Nawaz Sharif versus Pakistan’s ‘invisible forces’
There is growing anxiety in Pakistan’s corridors of power. The famous Panama Papers case verdict is about to be handed down, and the way proceedings are going it is fair to assume that former prime minister Nawaz Sharif and his daughter, Maryam Nawaz, will be jailed.
The PMLN knows it and, surprisingly, it is ready to face the challenges that lie ahead. Sharif and his daughter think that a verdict against them will strengthen their narrative and earn them the sympathy of the voters, which ultimately will prove to be vital in securing victory in the next elections. Imran Khan, on the other hand, is keen to see Sharif and his daughter behind bars, as he thinks that the PMLN will be easier to beat in the coming elections if they are not the public faces of the party.
While Asif Zardari is banking on “invisible forces” – the security establishment – giving him a space in the province of Punjab (which has the majority of the National Assembly seats). Zardari has achieved the desired results for the invisible forces in the last few months, being instrumental in bringing down the PMLN provincial government in Baluchistan and maneuvering the Senate seats from Sindh province to help the invisible forces make their man, Sadiq Sanjrani, the chairman of the Senate. There are around 20 to 22 electable candidates who are leaving Sharif’s party from south Punjab and there is a possibility that most of them will join the PPP.
This will give Zardari a chance to make a comeback in the coming elections in the province of Punjab. Imran Khan, despite having the support of the invisible forces and the big media houses, was not able to defeat Sharif, who was eventually disqualified.
Khan may have the support of the upper middle class in urban areas, but he lacks a strong party structure and an aptitude for constituency politics. His immature political decisions and harsh language are not liked by the traditional voters in Punjab, and that is the reason he has not been able to pose any threat to Sharif in constituency politics. This is the reason Zardari was brought to the game by the invisible forces.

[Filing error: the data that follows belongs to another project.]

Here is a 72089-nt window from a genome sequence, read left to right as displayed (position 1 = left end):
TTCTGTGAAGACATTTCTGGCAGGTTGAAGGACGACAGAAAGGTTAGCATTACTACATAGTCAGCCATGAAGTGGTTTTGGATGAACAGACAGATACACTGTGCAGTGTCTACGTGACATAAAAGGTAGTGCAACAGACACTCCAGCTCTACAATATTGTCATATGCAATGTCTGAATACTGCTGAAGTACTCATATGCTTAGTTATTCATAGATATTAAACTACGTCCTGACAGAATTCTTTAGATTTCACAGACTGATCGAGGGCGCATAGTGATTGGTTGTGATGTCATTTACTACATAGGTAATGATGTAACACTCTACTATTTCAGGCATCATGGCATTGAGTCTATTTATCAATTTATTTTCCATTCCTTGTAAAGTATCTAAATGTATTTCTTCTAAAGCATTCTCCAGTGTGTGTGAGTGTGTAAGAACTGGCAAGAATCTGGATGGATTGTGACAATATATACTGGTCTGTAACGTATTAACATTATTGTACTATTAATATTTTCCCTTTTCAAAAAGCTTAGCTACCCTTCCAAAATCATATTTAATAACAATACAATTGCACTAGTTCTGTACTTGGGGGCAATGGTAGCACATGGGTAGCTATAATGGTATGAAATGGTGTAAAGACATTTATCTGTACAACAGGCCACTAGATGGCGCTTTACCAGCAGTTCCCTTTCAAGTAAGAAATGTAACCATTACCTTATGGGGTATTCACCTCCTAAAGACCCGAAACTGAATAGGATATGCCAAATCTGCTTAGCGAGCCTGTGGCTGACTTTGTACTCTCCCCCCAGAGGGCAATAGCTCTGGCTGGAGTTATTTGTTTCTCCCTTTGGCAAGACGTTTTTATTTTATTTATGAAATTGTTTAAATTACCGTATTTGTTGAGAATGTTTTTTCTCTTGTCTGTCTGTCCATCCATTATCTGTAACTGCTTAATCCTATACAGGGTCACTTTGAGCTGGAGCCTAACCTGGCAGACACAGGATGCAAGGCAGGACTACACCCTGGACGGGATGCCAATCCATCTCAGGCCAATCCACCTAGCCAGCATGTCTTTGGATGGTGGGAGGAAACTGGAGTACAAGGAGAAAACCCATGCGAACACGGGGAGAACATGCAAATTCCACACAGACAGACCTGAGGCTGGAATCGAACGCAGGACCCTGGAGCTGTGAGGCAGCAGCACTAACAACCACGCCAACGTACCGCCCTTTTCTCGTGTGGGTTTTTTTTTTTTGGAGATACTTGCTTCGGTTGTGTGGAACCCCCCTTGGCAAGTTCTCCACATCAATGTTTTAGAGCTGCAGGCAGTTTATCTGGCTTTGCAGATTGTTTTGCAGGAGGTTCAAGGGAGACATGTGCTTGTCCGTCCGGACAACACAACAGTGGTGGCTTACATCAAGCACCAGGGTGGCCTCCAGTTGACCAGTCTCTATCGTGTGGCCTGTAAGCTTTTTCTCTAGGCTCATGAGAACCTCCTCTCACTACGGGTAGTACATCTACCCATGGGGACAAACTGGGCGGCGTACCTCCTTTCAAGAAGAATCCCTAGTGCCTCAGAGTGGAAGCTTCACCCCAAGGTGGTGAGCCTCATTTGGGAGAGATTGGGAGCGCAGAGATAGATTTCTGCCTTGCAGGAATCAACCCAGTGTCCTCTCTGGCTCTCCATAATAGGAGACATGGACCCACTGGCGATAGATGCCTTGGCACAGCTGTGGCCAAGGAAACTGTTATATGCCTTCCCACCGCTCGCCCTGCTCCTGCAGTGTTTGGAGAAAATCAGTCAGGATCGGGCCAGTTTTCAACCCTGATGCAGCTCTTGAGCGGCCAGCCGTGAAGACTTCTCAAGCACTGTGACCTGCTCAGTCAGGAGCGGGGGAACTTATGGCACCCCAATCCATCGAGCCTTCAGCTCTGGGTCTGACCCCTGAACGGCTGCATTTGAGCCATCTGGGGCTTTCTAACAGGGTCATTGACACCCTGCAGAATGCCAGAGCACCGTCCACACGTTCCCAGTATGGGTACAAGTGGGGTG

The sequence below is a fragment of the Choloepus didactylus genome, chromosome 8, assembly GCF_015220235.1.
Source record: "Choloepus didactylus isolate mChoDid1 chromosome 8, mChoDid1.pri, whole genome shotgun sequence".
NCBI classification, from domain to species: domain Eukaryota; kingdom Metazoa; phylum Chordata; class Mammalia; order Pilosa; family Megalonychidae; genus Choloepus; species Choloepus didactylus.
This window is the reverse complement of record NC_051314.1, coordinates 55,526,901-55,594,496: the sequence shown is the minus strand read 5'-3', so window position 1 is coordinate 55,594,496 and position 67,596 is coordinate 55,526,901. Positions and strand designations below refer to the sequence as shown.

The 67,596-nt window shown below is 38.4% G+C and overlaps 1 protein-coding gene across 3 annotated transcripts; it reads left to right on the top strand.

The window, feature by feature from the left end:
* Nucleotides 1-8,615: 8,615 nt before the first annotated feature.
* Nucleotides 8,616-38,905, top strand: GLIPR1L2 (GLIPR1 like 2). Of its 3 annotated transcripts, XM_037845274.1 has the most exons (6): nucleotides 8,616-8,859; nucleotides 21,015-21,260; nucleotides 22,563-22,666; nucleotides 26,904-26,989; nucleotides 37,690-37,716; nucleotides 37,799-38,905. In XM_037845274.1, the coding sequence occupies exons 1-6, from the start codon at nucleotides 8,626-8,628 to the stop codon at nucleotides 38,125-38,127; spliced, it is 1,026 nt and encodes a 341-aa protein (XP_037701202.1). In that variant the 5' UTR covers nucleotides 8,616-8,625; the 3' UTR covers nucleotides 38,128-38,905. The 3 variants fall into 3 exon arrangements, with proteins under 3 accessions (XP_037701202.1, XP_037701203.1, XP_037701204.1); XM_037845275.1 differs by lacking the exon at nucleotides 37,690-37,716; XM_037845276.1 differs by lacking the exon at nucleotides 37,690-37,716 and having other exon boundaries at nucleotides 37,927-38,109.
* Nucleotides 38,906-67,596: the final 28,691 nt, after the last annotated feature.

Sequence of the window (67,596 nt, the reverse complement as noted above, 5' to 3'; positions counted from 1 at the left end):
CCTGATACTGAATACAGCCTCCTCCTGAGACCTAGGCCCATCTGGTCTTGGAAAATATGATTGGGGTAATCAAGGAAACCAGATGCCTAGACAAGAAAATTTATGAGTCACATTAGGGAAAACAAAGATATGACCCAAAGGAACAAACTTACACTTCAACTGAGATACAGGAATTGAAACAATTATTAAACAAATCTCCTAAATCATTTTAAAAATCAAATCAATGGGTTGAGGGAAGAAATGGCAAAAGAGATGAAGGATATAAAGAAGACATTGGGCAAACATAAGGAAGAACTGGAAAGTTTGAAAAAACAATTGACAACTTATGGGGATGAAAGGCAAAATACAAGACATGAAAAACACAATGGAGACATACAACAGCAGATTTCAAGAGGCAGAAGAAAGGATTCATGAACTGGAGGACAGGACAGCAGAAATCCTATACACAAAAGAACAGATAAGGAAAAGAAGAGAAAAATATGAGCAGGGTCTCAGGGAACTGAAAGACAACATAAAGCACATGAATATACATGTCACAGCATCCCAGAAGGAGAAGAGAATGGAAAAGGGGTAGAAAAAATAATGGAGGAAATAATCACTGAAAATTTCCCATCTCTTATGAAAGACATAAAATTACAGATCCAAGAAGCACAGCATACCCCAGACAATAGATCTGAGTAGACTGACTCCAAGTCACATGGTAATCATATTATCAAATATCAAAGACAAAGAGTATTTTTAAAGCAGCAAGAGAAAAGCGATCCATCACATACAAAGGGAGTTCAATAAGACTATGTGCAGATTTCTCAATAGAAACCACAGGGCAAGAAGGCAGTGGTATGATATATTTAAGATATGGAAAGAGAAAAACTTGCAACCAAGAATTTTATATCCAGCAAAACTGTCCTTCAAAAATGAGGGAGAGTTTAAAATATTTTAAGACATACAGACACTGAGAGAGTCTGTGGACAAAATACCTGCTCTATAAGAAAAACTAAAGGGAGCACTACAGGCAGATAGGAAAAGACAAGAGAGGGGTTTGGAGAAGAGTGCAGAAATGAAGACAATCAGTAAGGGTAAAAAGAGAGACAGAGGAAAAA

While Both Zardari and Khan are hopeful of getting the premiership as a result of their services to the establishment, the situation on the ground seems quite different. Sharif, in spite of the fact that he is being accused of corruption, remains the most popular leader in Punjab, and he is all set to win the next general elections with a wave of sympathy working in his favor.
The establishment was of the view that after his disqualification, Sharif would leave the country or seek a national reconciliation order and live out his remaining days in exile
This makes the equation more complex as the forces behind his ouster are not in control of the narrative, which could allow Sharif to return to power. In fact, the establishment was of the view that after his disqualification, Sharif would leave the country or seek a national reconciliation order – a deal between politicians and the establishment – and live out his remaining days in exile.